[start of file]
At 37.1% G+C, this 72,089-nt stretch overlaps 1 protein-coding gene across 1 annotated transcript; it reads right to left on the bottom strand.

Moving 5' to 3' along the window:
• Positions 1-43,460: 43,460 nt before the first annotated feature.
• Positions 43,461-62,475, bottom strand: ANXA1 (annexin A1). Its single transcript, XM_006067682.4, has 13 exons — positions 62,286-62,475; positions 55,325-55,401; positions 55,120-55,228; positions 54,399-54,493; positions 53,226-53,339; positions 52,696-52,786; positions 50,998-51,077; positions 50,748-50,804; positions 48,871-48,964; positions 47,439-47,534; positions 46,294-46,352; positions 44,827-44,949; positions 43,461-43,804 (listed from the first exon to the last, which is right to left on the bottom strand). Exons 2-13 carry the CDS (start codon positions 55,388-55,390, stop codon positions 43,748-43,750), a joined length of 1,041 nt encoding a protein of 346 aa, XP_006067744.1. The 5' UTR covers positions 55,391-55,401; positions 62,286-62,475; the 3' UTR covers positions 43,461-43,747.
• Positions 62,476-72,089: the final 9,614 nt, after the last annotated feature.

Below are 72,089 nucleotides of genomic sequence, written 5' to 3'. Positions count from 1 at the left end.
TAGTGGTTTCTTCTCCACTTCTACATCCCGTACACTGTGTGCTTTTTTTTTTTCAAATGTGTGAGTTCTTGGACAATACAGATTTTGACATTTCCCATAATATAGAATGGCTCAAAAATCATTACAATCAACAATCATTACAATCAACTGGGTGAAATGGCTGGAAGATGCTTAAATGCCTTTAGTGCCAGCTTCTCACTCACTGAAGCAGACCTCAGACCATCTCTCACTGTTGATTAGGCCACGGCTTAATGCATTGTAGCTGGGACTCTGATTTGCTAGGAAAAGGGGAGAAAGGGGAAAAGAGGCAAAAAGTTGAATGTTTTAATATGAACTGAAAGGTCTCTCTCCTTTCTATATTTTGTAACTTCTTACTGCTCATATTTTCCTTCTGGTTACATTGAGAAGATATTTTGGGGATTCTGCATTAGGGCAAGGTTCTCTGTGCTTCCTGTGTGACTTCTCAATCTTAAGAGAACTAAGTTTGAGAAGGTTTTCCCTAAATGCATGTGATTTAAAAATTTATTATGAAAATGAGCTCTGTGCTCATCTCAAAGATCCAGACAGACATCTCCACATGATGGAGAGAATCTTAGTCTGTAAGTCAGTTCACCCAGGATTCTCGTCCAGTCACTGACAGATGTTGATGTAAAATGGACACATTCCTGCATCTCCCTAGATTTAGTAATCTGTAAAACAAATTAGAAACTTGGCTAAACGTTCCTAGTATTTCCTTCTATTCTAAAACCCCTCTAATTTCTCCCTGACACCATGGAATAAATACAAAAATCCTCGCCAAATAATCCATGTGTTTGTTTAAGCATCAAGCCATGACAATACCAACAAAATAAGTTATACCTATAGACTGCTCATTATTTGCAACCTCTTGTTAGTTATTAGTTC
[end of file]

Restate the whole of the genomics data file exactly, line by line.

At 37.1% G+C, this 72,089-nt stretch overlaps 1 protein-coding gene across 1 annotated transcript; it reads right to left on the bottom strand.

Moving 5' to 3' along the window:
• Positions 1-43,460: 43,460 nt before the first annotated feature.
• Positions 43,461-62,475, bottom strand: ANXA1 (annexin A1). Its single transcript, XM_006067682.4, has 13 exons — positions 62,286-62,475; positions 55,325-55,401; positions 55,120-55,228; positions 54,399-54,493; positions 53,226-53,339; positions 52,696-52,786; positions 50,998-51,077; positions 50,748-50,804; positions 48,871-48,964; positions 47,439-47,534; positions 46,294-46,352; positions 44,827-44,949; positions 43,461-43,804 (listed from the first exon to the last, which is right to left on the bottom strand). Exons 2-13 carry the CDS (start codon positions 55,388-55,390, stop codon positions 43,748-43,750), a joined length of 1,041 nt encoding a protein of 346 aa, XP_006067744.1. The 5' UTR covers positions 55,391-55,401; positions 62,286-62,475; the 3' UTR covers positions 43,461-43,747.
• Positions 62,476-72,089: the final 9,614 nt, after the last annotated feature.

Below are 72,089 nucleotides of genomic sequence, written 5' to 3'. Positions count from 1 at the left end.
TAGTGGTTTCTTCTCCACTTCTACATCCCGTACACTGTGTGCTTTTTTTTTTTCAAATGTGTGAGTTCTTGGACAATACAGATTTTGACATTTCCCATAATATAGAATGGCTCAAAAATCATTACAATCAACAATCATTACAATCAACTGGGTGAAATGGCTGGAAGATGCTTAAATGCCTTTAGTGCCAGCTTCTCACTCACTGAAGCAGACCTCAGACCATCTCTCACTGTTGATTAGGCCACGGCTTAATGCATTGTAGCTGGGACTCTGATTTGCTAGGAAAAGGGGAGAAAGGGGAAAAGAGGCAAAAAGTTGAATGTTTTAATATGAACTGAAAGGTCTCTCTCCTTTCTATATTTTGTAACTTCTTACTGCTCATATTTTCCTTCTGGTTACATTGAGAAGATATTTTGGGGATTCTGCATTAGGGCAAGGTTCTCTGTGCTTCCTGTGTGACTTCTCAATCTTAAGAGAACTAAGTTTGAGAAGGTTTTCCCTAAATGCATGTGATTTAAAAATTTATTATGAAAATGAGCTCTGTGCTCATCTCAAAGATCCAGACAGACATCTCCACATGATGGAGAGAATCTTAGTCTGTAAGTCAGTTCACCCAGGATTCTCGTCCAGTCACTGACAGATGTTGATGTAAAATGGACACATTCCTGCATCTCCCTAGATTTAGTAATCTGTAAAACAAATTAGAAACTTGGCTAAACGTTCCTAGTATTTCCTTCTATTCTAAAACCCCTCTAATTTCTCCCTGACACCATGGAATAAATACAAAAATCCTCGCCAAATAATCCATGTGTTTGTTTAAGCATCAAGCCATGACAATACCAACAAAATAAGTTATACCTATAGACTGCTCATTATTTGCAACCTCTTGTTAGTTATTAGTTC